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CAMH Stories Centre for Addiction
and Mental Health

Workman Arts Being Scene by Toronto

The Gladstone Hotel on Queen West is one of the anchors of what Vogue Magazine dubbed “a verifiable artery of indie patisseries, homegrown labels, and hidden-from-view galleries—hallmarks of hipness, if ever they existed.”

Being Scene 2014
It’s also the site of the 14th annual Being Scene juried exhibition, a testament to the calibre of work on display. The show is put on by CAMH partner Workman Arts, an arts and mental health company whose artists are people living with mental illness and addiction.

Workman Arts visual arts manager Leila Timmins
Workman Arts visual arts manager Leila Timmins

Leila Timmins is the visual arts manager for Workman Arts and the facilitator of this year’s show. “It represents the entirety of our community. There’s everything from emerging to more established artists. There’s work in multiple different mediums, from photography to collage, painting, drawing and sculpture.”

It is a Knell that Beckons Thee (to Heaven) by Lisa Walter
It is a Knell that Beckons Thee (to Heaven) by Lisa Walter

Many of the pieces displayed every year get sold. The exposure for the artists is invaluable, and the community gets to see a different side of mental illness and addiction than they might normally see.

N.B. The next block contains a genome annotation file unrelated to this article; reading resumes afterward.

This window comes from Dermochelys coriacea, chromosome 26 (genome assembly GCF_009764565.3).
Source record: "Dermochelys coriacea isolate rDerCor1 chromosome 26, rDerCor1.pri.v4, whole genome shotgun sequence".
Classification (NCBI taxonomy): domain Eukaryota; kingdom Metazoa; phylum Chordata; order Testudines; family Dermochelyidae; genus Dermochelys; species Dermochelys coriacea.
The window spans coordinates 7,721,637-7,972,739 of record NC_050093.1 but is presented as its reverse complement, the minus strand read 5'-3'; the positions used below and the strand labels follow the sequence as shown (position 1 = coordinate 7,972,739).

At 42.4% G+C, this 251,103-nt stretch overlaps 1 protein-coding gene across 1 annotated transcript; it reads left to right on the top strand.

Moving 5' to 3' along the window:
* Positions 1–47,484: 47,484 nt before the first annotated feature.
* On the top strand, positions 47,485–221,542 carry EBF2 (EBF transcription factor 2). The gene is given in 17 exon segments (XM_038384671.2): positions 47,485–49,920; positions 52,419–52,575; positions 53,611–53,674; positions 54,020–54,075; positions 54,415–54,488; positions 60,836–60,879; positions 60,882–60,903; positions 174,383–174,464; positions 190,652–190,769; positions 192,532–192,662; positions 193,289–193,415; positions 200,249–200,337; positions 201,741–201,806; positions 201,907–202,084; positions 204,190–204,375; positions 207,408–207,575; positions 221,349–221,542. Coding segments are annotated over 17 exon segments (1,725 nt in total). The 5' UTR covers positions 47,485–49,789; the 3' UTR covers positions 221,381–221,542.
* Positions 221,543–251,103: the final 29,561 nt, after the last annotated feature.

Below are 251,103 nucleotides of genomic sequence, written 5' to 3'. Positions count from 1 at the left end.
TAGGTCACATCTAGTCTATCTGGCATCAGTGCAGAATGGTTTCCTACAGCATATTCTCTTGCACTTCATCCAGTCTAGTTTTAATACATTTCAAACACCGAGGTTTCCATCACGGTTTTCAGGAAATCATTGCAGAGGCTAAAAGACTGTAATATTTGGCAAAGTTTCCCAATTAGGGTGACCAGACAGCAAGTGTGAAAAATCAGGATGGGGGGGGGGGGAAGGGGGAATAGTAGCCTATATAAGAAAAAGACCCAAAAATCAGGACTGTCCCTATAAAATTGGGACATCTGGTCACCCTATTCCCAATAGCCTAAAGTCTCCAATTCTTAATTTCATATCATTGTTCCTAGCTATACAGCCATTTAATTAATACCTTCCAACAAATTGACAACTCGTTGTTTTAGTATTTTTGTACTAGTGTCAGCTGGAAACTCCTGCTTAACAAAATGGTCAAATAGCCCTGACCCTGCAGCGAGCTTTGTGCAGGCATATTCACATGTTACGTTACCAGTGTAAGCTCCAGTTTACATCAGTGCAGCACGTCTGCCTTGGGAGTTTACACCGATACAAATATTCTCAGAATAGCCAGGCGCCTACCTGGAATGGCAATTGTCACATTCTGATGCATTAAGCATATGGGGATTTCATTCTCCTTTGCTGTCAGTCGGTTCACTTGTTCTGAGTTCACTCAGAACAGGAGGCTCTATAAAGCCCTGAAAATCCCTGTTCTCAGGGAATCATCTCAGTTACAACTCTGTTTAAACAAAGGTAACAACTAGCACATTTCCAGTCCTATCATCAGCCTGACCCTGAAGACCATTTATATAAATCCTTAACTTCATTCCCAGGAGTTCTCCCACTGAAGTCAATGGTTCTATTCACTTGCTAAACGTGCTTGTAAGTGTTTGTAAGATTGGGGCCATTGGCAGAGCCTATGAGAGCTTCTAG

“I think it’s really worth experiencing,” says Timmins. “It represents such a vibrant and engaging part of our community and it’s just a fantastic event.”

The show is on now until October 30th from noon to 5 p.m. daily. Admission is free.


Sean Patenaude
Sean Patenaude
Photographer, urban landscapes and portraits
Been with Workman Arts for a year and a half

How did you come to Workman Arts?

“I was referred to Workman Arts by an occupational therapist at CAMH after a stay at detox there.”

How would you describe the outlet Workman Arts has been for you?

“Almost indescribably useful and helpful. I can’t really say enough good stuff about the effect of good stuff it’s been for me.”

“Coming from a place where you’re in recovery from addiction, you’re at the lowest spot on the totem pole and I found myself in a very fearful place in the world around me, not knowing how to interact with it.”

“I first glommed onto moments of beauty looking around. Then as I progressed...I started to focus on instead of seeing a bunch of frightened strangers I’d see how nice the light looked on someone’s cheekbones. The portraits I took started to be very positive, to find people looking proud and happy and that translates to my relations with people now.”

You can an audio interview, conducted by Workman Arts’ Catherine Jones, with Sean about his work here.

Lorette Luzajic
Lorette Luzajic
Collage based mixed media
Been with Workman Arts for two years

What brought you to Workman Arts?

“I’ve been in treatment at CAMH for probably seven to eight years...and my shrink recommended Workman Arts because they have classes that I could make good use of.”

What would you like visitors to take away from this year’s Being Scene?

“Just really a celebration of creativity. I hope that people don’t think so much about the negative things, that’s all very important and real, but unusual minds also have a lot outside of the box to offer in terms of creativity and seeing things from those points of view, whether it’s empathy or how to look at things differently.”

You can an audio interview, conducted by Workman Arts’ Catherine Jones, with Lorette about her work here.

To hear more interviews with Being Scene artists, click here.

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